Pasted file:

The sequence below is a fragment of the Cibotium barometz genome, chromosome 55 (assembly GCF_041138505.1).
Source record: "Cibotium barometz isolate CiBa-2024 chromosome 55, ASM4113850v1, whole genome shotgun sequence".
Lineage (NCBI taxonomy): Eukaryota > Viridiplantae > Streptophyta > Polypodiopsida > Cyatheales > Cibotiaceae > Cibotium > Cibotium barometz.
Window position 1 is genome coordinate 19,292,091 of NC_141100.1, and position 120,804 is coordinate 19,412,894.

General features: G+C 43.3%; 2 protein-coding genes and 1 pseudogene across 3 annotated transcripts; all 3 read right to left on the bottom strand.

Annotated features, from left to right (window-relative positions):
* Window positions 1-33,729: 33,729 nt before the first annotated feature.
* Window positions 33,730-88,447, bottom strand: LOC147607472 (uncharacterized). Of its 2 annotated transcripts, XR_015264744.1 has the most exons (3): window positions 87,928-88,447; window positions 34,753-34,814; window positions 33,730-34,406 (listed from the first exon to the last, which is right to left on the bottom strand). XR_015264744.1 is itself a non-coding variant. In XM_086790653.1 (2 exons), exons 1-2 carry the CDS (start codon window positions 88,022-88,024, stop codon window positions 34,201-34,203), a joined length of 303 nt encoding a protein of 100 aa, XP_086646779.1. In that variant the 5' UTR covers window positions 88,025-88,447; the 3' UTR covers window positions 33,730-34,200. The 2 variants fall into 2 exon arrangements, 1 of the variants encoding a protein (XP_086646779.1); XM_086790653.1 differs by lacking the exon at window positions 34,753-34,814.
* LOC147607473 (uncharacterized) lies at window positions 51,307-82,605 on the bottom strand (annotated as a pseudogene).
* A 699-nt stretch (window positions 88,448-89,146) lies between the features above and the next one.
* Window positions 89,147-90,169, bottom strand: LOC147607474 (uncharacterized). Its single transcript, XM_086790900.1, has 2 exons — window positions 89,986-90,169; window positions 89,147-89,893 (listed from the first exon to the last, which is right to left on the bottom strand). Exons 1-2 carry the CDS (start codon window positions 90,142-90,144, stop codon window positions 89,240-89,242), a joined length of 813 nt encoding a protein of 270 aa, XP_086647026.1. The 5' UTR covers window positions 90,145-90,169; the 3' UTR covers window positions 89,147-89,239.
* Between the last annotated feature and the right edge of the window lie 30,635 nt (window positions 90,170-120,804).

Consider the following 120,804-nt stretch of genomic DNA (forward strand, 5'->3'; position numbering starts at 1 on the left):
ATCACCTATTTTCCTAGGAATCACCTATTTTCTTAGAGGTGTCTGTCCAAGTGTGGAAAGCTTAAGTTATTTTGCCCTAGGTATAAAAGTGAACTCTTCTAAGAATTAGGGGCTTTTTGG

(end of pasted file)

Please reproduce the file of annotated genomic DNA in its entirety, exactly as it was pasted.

The sequence below is a fragment of the Cibotium barometz genome, chromosome 55 (assembly GCF_041138505.1).
Source record: "Cibotium barometz isolate CiBa-2024 chromosome 55, ASM4113850v1, whole genome shotgun sequence".
Lineage (NCBI taxonomy): Eukaryota > Viridiplantae > Streptophyta > Polypodiopsida > Cyatheales > Cibotiaceae > Cibotium > Cibotium barometz.
Window position 1 is genome coordinate 19,292,091 of NC_141100.1, and position 120,804 is coordinate 19,412,894.

General features: G+C 43.3%; 2 protein-coding genes and 1 pseudogene across 3 annotated transcripts; all 3 read right to left on the bottom strand.

Annotated features, from left to right (window-relative positions):
* Window positions 1-33,729: 33,729 nt before the first annotated feature.
* Window positions 33,730-88,447, bottom strand: LOC147607472 (uncharacterized). Of its 2 annotated transcripts, XR_015264744.1 has the most exons (3): window positions 87,928-88,447; window positions 34,753-34,814; window positions 33,730-34,406 (listed from the first exon to the last, which is right to left on the bottom strand). XR_015264744.1 is itself a non-coding variant. In XM_086790653.1 (2 exons), exons 1-2 carry the CDS (start codon window positions 88,022-88,024, stop codon window positions 34,201-34,203), a joined length of 303 nt encoding a protein of 100 aa, XP_086646779.1. In that variant the 5' UTR covers window positions 88,025-88,447; the 3' UTR covers window positions 33,730-34,200. The 2 variants fall into 2 exon arrangements, 1 of the variants encoding a protein (XP_086646779.1); XM_086790653.1 differs by lacking the exon at window positions 34,753-34,814.
* LOC147607473 (uncharacterized) lies at window positions 51,307-82,605 on the bottom strand (annotated as a pseudogene).
* A 699-nt stretch (window positions 88,448-89,146) lies between the features above and the next one.
* Window positions 89,147-90,169, bottom strand: LOC147607474 (uncharacterized). Its single transcript, XM_086790900.1, has 2 exons — window positions 89,986-90,169; window positions 89,147-89,893 (listed from the first exon to the last, which is right to left on the bottom strand). Exons 1-2 carry the CDS (start codon window positions 90,142-90,144, stop codon window positions 89,240-89,242), a joined length of 813 nt encoding a protein of 270 aa, XP_086647026.1. The 5' UTR covers window positions 90,145-90,169; the 3' UTR covers window positions 89,147-89,239.
* Between the last annotated feature and the right edge of the window lie 30,635 nt (window positions 90,170-120,804).

Consider the following 120,804-nt stretch of genomic DNA (forward strand, 5'->3'; position numbering starts at 1 on the left):
ATCACCTATTTTCCTAGGAATCACCTATTTTCTTAGAGGTGTCTGTCCAAGTGTGGAAAGCTTAAGTTATTTTGCCCTAGGTATAAAAGTGAACTCTTCTAAGAATTAGGGGCTTTTTGG